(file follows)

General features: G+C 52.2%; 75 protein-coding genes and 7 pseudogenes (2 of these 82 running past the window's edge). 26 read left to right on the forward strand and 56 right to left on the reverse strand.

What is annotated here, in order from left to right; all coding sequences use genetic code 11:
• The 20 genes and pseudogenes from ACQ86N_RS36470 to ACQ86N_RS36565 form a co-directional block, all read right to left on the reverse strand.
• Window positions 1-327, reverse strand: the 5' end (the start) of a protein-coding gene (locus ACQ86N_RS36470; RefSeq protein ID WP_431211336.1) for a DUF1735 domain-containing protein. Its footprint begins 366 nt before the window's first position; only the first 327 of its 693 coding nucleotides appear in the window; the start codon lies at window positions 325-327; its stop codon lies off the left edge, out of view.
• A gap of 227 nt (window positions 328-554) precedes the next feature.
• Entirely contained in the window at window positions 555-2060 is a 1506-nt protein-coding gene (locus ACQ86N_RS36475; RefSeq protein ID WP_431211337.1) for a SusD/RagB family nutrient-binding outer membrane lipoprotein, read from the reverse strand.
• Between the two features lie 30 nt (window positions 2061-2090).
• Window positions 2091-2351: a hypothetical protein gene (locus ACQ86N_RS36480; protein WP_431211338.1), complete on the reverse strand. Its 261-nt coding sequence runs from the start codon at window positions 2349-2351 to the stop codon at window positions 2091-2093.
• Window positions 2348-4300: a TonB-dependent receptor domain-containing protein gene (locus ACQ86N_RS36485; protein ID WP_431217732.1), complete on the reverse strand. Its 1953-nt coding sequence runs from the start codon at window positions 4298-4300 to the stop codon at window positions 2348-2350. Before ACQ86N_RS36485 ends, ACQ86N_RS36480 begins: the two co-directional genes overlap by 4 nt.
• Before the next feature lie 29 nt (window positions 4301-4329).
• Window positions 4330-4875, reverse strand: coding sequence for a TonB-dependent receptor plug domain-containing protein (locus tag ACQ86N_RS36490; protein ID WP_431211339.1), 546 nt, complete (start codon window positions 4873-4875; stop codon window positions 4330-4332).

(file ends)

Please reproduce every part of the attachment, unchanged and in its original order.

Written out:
General features: G+C 52.2%; 75 protein-coding genes and 7 pseudogenes (2 of these 82 running past the window's edge). 26 read left to right on the forward strand and 56 right to left on the reverse strand.

What is annotated here, in order from left to right; all coding sequences use genetic code 11:
• The 20 genes and pseudogenes from ACQ86N_RS36470 to ACQ86N_RS36565 form a co-directional block, all read right to left on the reverse strand.
• Window positions 1-327, reverse strand: the 5' end (the start) of a protein-coding gene (locus ACQ86N_RS36470; RefSeq protein ID WP_431211336.1) for a DUF1735 domain-containing protein. Its footprint begins 366 nt before the window's first position; only the first 327 of its 693 coding nucleotides appear in the window; the start codon lies at window positions 325-327; its stop codon lies off the left edge, out of view.
• A gap of 227 nt (window positions 328-554) precedes the next feature.
• Entirely contained in the window at window positions 555-2060 is a 1506-nt protein-coding gene (locus ACQ86N_RS36475; RefSeq protein ID WP_431211337.1) for a SusD/RagB family nutrient-binding outer membrane lipoprotein, read from the reverse strand.
• Between the two features lie 30 nt (window positions 2061-2090).
• Window positions 2091-2351: a hypothetical protein gene (locus ACQ86N_RS36480; protein WP_431211338.1), complete on the reverse strand. Its 261-nt coding sequence runs from the start codon at window positions 2349-2351 to the stop codon at window positions 2091-2093.
• Window positions 2348-4300: a TonB-dependent receptor domain-containing protein gene (locus ACQ86N_RS36485; protein ID WP_431217732.1), complete on the reverse strand. Its 1953-nt coding sequence runs from the start codon at window positions 4298-4300 to the stop codon at window positions 2348-2350. Before ACQ86N_RS36485 ends, ACQ86N_RS36480 begins: the two co-directional genes overlap by 4 nt.
• Before the next feature lie 29 nt (window positions 4301-4329).
• Window positions 4330-4875, reverse strand: coding sequence for a TonB-dependent receptor plug domain-containing protein (locus tag ACQ86N_RS36490; protein ID WP_431211339.1), 546 nt, complete (start codon window positions 4873-4875; stop codon window positions 4330-4332).